Laos was the country I’d been waiting to visit for my entire life. Tourism only started there in the late 1990s, and this is a good thing for many reasons. But one of the best parts about traveling to a country just opening to the world is that I had no preconceived notions about it. No stock images in my head of what I’d see. Even after researching the trip, I still didn’t know what to expect. But even if I had had expectations, Laos would have exceeded them every time. Here’s a Laos travel itinerary with impressions and stories and pictures from the land of a million elephants.
Laos travel itinerary
1. Chiang Khong Border Crossing to Laos
From Chiang Mai, we took a bus on a winding mountain road past Chiang Rai, to the Thai border crossing Chiang Khong. It’s a laid-back border town on the Mekong with a relaxed, friendly vibe. We stayed here just one night, but we could’ve lazed around for a few more. If only for another sunrise over the Mekong.
On the bus, we met a Thai-American couple, who were also staying at our lovely riverfront hotel. Our new friends invited us to lunch, the Thai woman explaining, rather impatiently, “I need some spicy food right NOW.” A woman, and an entire country, after my own heart.
At the cafe, I asked her to tell the cook to please make my food as hot as hers. The cook looked at me skeptically – Westerners are notorious in Thailand for sending back their food for being too spicy. She watched nervously as I took my first bite: the spice was just right and I nodded enthusiastically. She laughed and laughed and laughed as she watched me eat like a Thai.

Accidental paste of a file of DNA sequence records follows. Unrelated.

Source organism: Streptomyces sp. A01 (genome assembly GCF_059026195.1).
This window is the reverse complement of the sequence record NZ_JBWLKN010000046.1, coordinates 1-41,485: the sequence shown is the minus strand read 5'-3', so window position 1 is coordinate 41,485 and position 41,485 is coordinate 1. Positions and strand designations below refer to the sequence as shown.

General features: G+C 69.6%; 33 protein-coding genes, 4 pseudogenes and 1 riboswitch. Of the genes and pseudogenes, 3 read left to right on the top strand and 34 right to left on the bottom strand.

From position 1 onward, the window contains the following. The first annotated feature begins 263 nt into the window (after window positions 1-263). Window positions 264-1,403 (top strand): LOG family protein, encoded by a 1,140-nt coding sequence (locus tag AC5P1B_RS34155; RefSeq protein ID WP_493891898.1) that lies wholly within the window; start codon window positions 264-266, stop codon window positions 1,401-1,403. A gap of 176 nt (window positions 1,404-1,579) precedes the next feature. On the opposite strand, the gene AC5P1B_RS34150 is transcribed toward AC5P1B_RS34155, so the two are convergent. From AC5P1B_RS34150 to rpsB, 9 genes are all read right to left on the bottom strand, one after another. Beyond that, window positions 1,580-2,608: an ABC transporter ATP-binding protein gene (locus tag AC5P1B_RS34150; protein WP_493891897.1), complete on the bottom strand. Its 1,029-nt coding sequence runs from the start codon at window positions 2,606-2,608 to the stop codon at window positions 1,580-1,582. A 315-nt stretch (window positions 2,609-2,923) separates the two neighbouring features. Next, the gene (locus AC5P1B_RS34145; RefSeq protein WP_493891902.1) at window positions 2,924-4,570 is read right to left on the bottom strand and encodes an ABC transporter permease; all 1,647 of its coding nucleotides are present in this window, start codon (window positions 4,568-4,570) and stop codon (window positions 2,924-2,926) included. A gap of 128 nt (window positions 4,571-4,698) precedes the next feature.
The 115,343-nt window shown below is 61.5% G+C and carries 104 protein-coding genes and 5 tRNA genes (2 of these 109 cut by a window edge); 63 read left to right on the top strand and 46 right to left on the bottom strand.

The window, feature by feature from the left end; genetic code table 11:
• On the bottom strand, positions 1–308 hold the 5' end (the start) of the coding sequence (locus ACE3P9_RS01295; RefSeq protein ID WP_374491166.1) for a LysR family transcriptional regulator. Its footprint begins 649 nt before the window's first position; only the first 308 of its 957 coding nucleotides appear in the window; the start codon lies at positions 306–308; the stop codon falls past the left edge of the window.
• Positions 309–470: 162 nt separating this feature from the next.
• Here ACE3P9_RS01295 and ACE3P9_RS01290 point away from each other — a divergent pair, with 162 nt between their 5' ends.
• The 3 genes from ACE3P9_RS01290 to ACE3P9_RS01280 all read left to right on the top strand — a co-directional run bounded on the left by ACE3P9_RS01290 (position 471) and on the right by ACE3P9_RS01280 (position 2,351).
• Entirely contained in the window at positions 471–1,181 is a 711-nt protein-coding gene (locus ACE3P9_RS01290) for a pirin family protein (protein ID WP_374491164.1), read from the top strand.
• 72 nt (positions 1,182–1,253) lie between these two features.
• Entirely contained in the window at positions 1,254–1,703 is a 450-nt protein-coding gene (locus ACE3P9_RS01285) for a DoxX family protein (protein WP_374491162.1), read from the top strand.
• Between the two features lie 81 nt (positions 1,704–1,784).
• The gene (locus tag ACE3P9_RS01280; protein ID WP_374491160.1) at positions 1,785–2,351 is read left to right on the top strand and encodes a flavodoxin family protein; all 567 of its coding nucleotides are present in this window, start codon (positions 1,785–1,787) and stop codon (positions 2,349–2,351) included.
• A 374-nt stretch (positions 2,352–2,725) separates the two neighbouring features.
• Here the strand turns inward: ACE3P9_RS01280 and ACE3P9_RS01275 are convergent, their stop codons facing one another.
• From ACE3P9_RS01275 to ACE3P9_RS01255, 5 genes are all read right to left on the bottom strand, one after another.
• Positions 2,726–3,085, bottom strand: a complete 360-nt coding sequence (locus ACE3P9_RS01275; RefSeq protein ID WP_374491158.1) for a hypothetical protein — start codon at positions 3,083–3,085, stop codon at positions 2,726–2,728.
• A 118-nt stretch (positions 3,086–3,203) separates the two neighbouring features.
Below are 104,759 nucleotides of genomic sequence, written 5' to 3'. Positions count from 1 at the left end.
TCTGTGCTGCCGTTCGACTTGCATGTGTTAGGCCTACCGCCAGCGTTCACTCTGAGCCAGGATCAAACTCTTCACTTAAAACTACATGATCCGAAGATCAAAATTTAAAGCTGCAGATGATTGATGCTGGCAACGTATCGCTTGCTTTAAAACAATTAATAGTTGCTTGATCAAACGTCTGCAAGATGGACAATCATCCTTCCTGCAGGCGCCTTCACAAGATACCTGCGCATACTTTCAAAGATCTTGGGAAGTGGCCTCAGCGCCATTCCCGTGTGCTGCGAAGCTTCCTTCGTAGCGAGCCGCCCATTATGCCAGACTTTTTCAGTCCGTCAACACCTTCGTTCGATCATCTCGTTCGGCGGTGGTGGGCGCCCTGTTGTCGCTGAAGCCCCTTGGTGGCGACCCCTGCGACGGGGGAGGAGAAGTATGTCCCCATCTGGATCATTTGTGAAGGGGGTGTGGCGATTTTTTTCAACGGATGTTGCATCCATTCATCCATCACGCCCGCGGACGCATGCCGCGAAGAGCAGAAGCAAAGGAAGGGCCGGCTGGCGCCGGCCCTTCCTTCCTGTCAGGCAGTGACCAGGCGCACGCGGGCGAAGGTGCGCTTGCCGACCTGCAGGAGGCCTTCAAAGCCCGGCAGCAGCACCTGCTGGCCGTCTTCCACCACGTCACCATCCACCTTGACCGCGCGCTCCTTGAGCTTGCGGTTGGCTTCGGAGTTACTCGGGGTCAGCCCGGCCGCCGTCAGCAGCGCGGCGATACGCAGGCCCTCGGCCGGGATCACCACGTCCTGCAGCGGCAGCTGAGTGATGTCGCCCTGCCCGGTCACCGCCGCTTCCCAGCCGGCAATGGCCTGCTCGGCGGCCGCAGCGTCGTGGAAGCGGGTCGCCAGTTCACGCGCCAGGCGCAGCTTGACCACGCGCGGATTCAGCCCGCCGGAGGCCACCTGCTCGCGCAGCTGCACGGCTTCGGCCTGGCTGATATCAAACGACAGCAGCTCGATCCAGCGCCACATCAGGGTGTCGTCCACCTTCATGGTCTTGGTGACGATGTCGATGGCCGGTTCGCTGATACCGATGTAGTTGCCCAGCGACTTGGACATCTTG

As I was waiting for a ride to the Mekong slow boats, I sat on the curb outside immigration, reading Roberto Bolano’s 2666. At nearly 1000 pages, it was too heavy a book for such a long trip and too dark a tale, but it was what I had. A trio of Lao women dressed in traditional wrap-around skirts came over and stood right in front of me, a troop of children in tow. Their kids giggled, pointing at the huge book in my lap. Me and my ways were as curious to them as theirs to me.
Their curiosity felt so good-willed and honest. I only hoped my own interest would also be perceived so too. This must be what it’s like to travel in a country that hasn’t been taken over by mass tourism, which commodifies and distorts the natural curiosity we have lives for different than our own.
2. Mekong Slow Boat Cruise to Luang Prabang
The steady flow of the Mekong, a big, muddy, slow-moving river, sets the contemplative pace of life in Laos. It only seemed appropriate to travel Laos the old fashioned way – the Mekong was, until quite recently, one of the main ways in or out of this country of impenetrable jungles and mountains. The two-day Mekong cruise to Luang Prabang on a traditional wooden slow boat was one of the best things I did in Laos.